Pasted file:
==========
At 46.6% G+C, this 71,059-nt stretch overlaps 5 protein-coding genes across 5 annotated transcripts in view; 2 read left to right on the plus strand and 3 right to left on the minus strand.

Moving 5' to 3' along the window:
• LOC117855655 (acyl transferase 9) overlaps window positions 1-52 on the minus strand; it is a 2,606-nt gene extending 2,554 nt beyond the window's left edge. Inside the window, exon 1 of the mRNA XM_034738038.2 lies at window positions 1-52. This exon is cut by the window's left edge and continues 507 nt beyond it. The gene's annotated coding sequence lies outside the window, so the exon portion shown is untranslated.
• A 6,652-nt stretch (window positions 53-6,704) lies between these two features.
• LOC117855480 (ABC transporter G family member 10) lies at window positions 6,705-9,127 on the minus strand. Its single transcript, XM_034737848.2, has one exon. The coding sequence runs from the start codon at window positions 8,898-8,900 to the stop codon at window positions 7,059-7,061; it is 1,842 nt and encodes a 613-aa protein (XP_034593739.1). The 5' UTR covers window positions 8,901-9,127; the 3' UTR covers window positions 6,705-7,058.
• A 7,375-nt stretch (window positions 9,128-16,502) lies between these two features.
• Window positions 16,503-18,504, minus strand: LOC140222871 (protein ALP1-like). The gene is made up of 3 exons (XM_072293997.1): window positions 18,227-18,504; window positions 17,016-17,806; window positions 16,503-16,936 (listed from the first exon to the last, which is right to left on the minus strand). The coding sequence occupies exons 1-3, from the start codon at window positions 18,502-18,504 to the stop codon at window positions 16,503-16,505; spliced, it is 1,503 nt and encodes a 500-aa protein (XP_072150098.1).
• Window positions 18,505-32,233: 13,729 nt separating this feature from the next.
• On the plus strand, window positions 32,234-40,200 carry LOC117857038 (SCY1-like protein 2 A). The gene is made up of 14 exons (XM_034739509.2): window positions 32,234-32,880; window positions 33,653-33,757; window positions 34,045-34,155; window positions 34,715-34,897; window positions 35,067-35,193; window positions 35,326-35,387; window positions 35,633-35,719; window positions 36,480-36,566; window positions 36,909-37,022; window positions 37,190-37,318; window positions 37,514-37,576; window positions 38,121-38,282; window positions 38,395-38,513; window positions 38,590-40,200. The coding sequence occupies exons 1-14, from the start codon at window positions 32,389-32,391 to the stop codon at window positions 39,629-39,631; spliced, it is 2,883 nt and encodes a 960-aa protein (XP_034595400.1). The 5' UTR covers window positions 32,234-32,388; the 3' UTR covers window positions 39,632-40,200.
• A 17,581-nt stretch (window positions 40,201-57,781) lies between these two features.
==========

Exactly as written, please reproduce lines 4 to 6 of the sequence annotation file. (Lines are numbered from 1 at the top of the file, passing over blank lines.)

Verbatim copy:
• A 6,652-nt stretch (window positions 53-6,704) lies between these two features.
• LOC117855480 (ABC transporter G family member 10) lies at window positions 6,705-9,127 on the minus strand. Its single transcript, XM_034737848.2, has one exon. The coding sequence runs from the start codon at window positions 8,898-8,900 to the stop codon at window positions 7,059-7,061; it is 1,842 nt and encodes a 613-aa protein (XP_034593739.1). The 5' UTR covers window positions 8,901-9,127; the 3' UTR covers window positions 6,705-7,058.
• A 7,375-nt stretch (window positions 9,128-16,502) lies between these two features.